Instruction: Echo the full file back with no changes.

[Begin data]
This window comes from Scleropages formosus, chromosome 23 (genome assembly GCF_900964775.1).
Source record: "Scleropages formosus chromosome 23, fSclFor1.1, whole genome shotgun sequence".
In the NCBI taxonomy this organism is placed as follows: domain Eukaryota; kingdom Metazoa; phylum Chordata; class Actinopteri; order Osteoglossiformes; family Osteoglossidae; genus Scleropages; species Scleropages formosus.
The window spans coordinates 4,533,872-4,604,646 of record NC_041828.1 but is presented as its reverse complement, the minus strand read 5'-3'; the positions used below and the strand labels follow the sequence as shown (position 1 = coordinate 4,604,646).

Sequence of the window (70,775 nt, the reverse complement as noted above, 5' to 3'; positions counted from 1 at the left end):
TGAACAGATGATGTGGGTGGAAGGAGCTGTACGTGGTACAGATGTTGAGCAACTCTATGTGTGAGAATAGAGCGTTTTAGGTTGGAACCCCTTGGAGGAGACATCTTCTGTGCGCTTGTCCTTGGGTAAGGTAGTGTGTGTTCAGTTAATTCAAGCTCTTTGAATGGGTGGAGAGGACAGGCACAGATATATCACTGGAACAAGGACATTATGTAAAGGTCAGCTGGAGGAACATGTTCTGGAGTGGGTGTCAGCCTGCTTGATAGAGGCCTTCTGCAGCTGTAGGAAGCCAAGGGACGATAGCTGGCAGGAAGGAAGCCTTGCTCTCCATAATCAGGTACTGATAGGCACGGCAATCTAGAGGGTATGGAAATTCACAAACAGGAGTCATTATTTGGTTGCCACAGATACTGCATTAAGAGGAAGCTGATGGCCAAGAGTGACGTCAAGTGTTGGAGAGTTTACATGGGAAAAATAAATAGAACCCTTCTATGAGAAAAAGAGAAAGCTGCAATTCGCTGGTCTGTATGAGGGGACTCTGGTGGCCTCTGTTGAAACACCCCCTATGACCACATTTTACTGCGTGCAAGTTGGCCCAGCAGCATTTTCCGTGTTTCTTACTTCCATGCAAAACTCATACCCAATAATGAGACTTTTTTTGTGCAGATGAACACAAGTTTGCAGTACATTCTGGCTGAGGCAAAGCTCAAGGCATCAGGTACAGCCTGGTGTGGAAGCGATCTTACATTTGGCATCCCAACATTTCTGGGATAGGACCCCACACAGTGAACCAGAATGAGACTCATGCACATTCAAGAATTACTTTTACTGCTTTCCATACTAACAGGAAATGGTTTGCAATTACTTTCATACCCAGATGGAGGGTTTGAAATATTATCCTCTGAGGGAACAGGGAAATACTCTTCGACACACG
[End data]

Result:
This window comes from Scleropages formosus, chromosome 23 (genome assembly GCF_900964775.1).
Source record: "Scleropages formosus chromosome 23, fSclFor1.1, whole genome shotgun sequence".
In the NCBI taxonomy this organism is placed as follows: domain Eukaryota; kingdom Metazoa; phylum Chordata; class Actinopteri; order Osteoglossiformes; family Osteoglossidae; genus Scleropages; species Scleropages formosus.
The window spans coordinates 4,533,872-4,604,646 of record NC_041828.1 but is presented as its reverse complement, the minus strand read 5'-3'; the positions used below and the strand labels follow the sequence as shown (position 1 = coordinate 4,604,646).

Sequence of the window (70,775 nt, the reverse complement as noted above, 5' to 3'; positions counted from 1 at the left end):
TGAACAGATGATGTGGGTGGAAGGAGCTGTACGTGGTACAGATGTTGAGCAACTCTATGTGTGAGAATAGAGCGTTTTAGGTTGGAACCCCTTGGAGGAGACATCTTCTGTGCGCTTGTCCTTGGGTAAGGTAGTGTGTGTTCAGTTAATTCAAGCTCTTTGAATGGGTGGAGAGGACAGGCACAGATATATCACTGGAACAAGGACATTATGTAAAGGTCAGCTGGAGGAACATGTTCTGGAGTGGGTGTCAGCCTGCTTGATAGAGGCCTTCTGCAGCTGTAGGAAGCCAAGGGACGATAGCTGGCAGGAAGGAAGCCTTGCTCTCCATAATCAGGTACTGATAGGCACGGCAATCTAGAGGGTATGGAAATTCACAAACAGGAGTCATTATTTGGTTGCCACAGATACTGCATTAAGAGGAAGCTGATGGCCAAGAGTGACGTCAAGTGTTGGAGAGTTTACATGGGAAAAATAAATAGAACCCTTCTATGAGAAAAAGAGAAAGCTGCAATTCGCTGGTCTGTATGAGGGGACTCTGGTGGCCTCTGTTGAAACACCCCCTATGACCACATTTTACTGCGTGCAAGTTGGCCCAGCAGCATTTTCCGTGTTTCTTACTTCCATGCAAAACTCATACCCAATAATGAGACTTTTTTTGTGCAGATGAACACAAGTTTGCAGTACATTCTGGCTGAGGCAAAGCTCAAGGCATCAGGTACAGCCTGGTGTGGAAGCGATCTTACATTTGGCATCCCAACATTTCTGGGATAGGACCCCACACAGTGAACCAGAATGAGACTCATGCACATTCAAGAATTACTTTTACTGCTTTCCATACTAACAGGAAATGGTTTGCAATTACTTTCATACCCAGATGGAGGGTTTGAAATATTATCCTCTGAGGGAACAGGGAAATACTCTTCGACACACG